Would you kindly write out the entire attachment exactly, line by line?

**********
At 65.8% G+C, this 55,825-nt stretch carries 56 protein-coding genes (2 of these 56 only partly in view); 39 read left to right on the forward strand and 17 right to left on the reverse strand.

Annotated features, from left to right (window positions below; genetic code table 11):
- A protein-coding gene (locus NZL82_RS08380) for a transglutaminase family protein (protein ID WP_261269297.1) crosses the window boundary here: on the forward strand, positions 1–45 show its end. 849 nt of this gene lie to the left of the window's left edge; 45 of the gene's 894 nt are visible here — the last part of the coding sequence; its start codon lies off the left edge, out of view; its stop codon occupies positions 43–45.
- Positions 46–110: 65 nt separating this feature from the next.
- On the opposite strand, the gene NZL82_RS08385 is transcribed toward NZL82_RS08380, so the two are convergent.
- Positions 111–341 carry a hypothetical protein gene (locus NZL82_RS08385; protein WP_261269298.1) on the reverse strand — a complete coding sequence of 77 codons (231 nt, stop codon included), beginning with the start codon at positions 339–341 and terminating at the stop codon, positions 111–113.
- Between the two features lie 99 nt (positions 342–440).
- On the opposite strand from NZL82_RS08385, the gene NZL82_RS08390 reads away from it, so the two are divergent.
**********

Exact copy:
At 65.8% G+C, this 55,825-nt stretch carries 56 protein-coding genes (2 of these 56 only partly in view); 39 read left to right on the forward strand and 17 right to left on the reverse strand.

Annotated features, from left to right (window positions below; genetic code table 11):
- A protein-coding gene (locus NZL82_RS08380) for a transglutaminase family protein (protein ID WP_261269297.1) crosses the window boundary here: on the forward strand, positions 1–45 show its end. 849 nt of this gene lie to the left of the window's left edge; 45 of the gene's 894 nt are visible here — the last part of the coding sequence; its start codon lies off the left edge, out of view; its stop codon occupies positions 43–45.
- Positions 46–110: 65 nt separating this feature from the next.
- On the opposite strand, the gene NZL82_RS08385 is transcribed toward NZL82_RS08380, so the two are convergent.
- Positions 111–341 carry a hypothetical protein gene (locus NZL82_RS08385; protein WP_261269298.1) on the reverse strand — a complete coding sequence of 77 codons (231 nt, stop codon included), beginning with the start codon at positions 339–341 and terminating at the stop codon, positions 111–113.
- Between the two features lie 99 nt (positions 342–440).
- On the opposite strand from NZL82_RS08385, the gene NZL82_RS08390 reads away from it, so the two are divergent.